Where Did Women Work on New England Farms? Gender Roles in Farm Work

Background Notes

This brief report summarizes the state of available historical knowledge on the question of gender roles in farm work in rural New England 1790?1850, drawing on work previously undertaken by Old Sturbridge Village researchers and on more recent studies.

Transcription of Primary Source

On New England farms from the seventeenth through the nineteenth?centuries, there were long?traditional, widely observed gender boundaries that identified the fields and woods as men’s sphere and the house and garden as women’s sphere. Tillage crops, activities that required major physical force, the care of vehicles and large domestic animals, the handling of unprocessed raw materials, and the use of edge tools were customarily seen as the preserve of men. The infinitude of domestic and child?rearing tasks, the care of smaller animals, the garden, textiles, cloth and needlework, the art and mystery of the dairy, were women’s realm. Men’s and women’s activities interlocked and depended on each other for the successful functioning of the farm, yet were primarily distinct. 1

On most farms, most of the time, these boundaries and notions of separate, proper spheres of work for the sexes, held. Indeed, many New Englanders took pride in asserting that women in their region were less likely to be found in the fields than anywhere else in America or Europe. Timothy Dwight maintained in 1800 that “Women in New England were employed only in and about the house and in the proper business of their sex” ; Samuel Goodrich proclaimed in 1832 that the work of New England women “marks a high grade of society. Their employment is always domestic, and within the house, and they are never seen engaged in any agricultural occupations with men, as in almost every other country.”2

But we have come to see that these statements were not entirely accurate. Their generalizations were too sweeping.3 Some tasks on the farm were substantially interchangeable as to sex (and age) such as gathering berries and nuts, picking squash and pumpkins; in the farmyard, men’s and women’s roles frequently overlapped in the feeding and handling of domestic animals large and small. More significantly, New England women did sometimes work in the fields, crossing a more significant gender boundary under the pressure of necessity. By far the most common occasion that put women in the fields was haying, the most urgent farm labor of all. Robert B. Thomas’s Farmer’s Almanac in fact explicitly recognized the role of women in haying, urging them to “go into the field … before it rains” to rake hay. Pamela Brown of Plymouth, Vermont, noted without surprise that she returned home on an early August evening in 1837 and “found mother very tired by raking hay.” The diary of Samantha Barrett of New Hartford, Connecticut frequently records work turning and raking hay in the 1820s. Rural landscape paintings such as Jerome Thompson’s “The Haymakers” and Samuel Lancaster Gerry’s “Farm Wagon in New Hampshire” portray women working in the hayfields. A Litchfield, Connecticut farmer remembered of his youth in the 1840s that “all hands, women ’n’ all, would turn in ‘n’ rake and get in” the hay.4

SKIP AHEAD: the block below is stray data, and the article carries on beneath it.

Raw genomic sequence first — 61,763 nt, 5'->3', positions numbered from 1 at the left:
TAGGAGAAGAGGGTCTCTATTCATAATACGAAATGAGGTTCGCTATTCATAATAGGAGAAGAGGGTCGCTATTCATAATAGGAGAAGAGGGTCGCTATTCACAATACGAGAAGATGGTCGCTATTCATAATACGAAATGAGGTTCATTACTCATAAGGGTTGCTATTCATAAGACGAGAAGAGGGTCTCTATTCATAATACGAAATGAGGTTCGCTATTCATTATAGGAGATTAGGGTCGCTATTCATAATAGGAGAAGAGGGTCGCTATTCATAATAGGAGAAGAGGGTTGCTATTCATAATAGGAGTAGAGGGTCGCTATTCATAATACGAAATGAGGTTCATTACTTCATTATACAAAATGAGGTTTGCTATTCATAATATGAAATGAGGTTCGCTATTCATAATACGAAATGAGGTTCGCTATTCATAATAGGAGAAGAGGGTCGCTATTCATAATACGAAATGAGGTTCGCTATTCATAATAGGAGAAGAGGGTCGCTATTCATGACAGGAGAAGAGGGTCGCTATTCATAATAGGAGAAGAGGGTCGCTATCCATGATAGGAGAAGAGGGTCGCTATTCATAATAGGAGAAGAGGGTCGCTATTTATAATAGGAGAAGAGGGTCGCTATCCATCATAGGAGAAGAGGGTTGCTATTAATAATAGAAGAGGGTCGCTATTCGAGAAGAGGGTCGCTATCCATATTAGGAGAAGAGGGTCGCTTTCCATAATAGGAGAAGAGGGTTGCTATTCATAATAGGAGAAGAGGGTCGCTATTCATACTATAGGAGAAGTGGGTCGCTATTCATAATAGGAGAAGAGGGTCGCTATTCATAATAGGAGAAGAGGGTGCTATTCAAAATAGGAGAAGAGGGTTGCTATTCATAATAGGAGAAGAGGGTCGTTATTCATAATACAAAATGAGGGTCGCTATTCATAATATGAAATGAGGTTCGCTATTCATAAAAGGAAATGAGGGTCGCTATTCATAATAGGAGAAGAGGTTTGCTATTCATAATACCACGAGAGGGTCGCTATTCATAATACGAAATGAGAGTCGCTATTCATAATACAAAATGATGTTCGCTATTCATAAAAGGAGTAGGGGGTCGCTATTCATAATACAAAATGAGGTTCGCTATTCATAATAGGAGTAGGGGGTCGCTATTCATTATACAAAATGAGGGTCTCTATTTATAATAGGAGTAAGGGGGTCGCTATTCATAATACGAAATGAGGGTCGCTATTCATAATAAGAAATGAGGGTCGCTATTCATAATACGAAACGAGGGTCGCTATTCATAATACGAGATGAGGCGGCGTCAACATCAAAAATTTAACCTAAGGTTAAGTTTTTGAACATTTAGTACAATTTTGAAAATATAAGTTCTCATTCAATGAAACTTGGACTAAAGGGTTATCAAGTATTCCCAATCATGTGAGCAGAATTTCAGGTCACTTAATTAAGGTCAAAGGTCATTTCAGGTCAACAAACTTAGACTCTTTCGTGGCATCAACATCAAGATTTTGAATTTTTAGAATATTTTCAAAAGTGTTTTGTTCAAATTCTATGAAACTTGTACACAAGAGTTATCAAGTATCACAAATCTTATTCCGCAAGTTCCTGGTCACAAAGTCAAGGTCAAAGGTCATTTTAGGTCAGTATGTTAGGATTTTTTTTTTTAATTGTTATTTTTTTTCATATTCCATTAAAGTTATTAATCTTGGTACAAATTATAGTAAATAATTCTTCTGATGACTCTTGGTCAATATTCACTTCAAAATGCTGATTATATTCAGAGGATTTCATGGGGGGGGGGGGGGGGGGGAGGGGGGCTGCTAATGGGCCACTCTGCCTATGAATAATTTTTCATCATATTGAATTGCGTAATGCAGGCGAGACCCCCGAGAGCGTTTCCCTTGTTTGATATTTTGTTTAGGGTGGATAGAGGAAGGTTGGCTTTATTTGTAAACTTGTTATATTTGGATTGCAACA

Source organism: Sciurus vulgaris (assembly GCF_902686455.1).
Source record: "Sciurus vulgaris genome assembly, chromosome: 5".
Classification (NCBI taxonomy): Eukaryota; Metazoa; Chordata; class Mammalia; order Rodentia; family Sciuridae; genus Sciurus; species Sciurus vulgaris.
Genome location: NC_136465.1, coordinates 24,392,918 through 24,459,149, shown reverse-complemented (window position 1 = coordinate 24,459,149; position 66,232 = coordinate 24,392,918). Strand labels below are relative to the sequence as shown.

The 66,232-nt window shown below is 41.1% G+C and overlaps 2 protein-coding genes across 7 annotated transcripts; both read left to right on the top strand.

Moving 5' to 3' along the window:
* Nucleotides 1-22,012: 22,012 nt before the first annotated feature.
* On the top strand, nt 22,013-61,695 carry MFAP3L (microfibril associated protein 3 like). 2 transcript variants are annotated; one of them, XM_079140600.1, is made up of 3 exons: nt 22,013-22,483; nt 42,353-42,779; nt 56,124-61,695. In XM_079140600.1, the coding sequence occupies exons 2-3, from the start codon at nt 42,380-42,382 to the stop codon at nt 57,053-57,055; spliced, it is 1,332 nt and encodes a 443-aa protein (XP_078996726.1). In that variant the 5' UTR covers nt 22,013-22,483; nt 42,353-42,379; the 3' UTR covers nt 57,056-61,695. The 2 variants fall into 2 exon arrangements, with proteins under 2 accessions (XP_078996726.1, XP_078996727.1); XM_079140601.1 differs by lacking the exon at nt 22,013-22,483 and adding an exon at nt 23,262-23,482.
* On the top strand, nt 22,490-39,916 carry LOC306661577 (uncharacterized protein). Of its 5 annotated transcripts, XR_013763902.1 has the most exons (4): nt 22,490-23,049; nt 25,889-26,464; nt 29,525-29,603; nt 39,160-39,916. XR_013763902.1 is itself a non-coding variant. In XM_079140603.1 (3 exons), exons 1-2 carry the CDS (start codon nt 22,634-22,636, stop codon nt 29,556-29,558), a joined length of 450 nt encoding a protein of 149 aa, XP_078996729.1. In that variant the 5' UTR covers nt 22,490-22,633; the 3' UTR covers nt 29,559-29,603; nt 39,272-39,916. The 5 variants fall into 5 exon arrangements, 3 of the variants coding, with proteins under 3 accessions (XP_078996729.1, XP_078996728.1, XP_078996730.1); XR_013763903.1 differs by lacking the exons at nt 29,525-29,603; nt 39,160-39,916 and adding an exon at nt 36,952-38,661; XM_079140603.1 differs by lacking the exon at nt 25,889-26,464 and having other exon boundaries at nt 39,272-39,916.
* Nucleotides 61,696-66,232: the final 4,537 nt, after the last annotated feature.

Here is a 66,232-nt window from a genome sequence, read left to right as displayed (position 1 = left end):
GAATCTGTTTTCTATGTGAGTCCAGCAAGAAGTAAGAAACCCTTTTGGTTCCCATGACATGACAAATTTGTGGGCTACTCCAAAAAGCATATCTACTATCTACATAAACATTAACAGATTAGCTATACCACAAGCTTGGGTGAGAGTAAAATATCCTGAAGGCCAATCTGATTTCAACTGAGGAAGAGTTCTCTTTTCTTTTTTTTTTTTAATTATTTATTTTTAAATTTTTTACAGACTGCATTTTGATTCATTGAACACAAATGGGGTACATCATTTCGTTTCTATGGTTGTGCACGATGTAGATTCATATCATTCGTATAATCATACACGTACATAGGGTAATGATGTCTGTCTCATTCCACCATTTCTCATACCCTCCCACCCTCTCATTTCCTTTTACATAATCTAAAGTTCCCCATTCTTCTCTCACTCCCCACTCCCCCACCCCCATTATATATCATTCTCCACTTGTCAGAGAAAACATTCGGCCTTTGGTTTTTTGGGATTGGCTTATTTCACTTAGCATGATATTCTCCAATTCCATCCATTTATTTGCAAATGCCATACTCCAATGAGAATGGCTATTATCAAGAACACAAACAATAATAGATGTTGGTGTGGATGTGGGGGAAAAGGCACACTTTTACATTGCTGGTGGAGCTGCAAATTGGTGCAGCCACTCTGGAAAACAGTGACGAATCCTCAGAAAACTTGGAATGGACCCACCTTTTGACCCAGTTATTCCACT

Aside from haying, most New England farm women did not usually work in the fields or undertake other tasks normatively regarded as men’s work, but there is evidence that some of them did, under a variety of circumstances. One community?wide example is provided by the town of Wethersfield, Connecticut, and its fabled onion crop. Henry Colman noted in 1837 that the large onion fields there were “extensively and profitably cultivated … mainly by female labor.” Wethersfield men ploughed and manured the fields, but women sowed, cultivated, harvested and packed the crop for market.5 . Outside the specialized zone of Wethersfield’s market production, there are some specific examples of individual women who undertook less typical sorts of farm work. Diaries reflecting life on a couple of Connecticut farms provide three. In the late 1820s, Samantha Barrett and her sister Zeloda recorded not only raking hay but a variety of predominantly male activities: digging potatoes, harvesting and husking corn, managing some of their own livestock, and keeping accounts of exchange with their neighbors. In 1844?45, Hannah Hicock Smith of Glastonbury noted in her diary that she too harvested corn, “cut stock for the cows and gave [it to] them over the fence,” tended large as well as small domestic animals, assembled posts and rails to mend a badly smashed hogpen, and cut wood for the fire while her daughters sowed grass seed in the orchard field.6

And in the reminiscences of farmer and teamster Asa Sheldon we can find an example of a young woman gracefully combining domesticity with work that crossed over into men’s territory. Around 1850, Sheldon encountered a noteworthy “young lady” on a New Hampshire farm which he was considering for purchase. Because her father was not at home, she dressed in “hat, frock and boots” to walk the farm’s boundaries with him; she then brought the cattle in, tied them up in the main barn, and showed him the corn barn. “My guide informed me that it had all been measured in the ear, and estimated to be four hundred bushels shelled corn, and that she and her father planted it all.” When they returned to the house, “our heroine now laid aside her farm dress, appearing as neatly dressed as any young lady could wish to be, and assisted her mother in preparing supper.”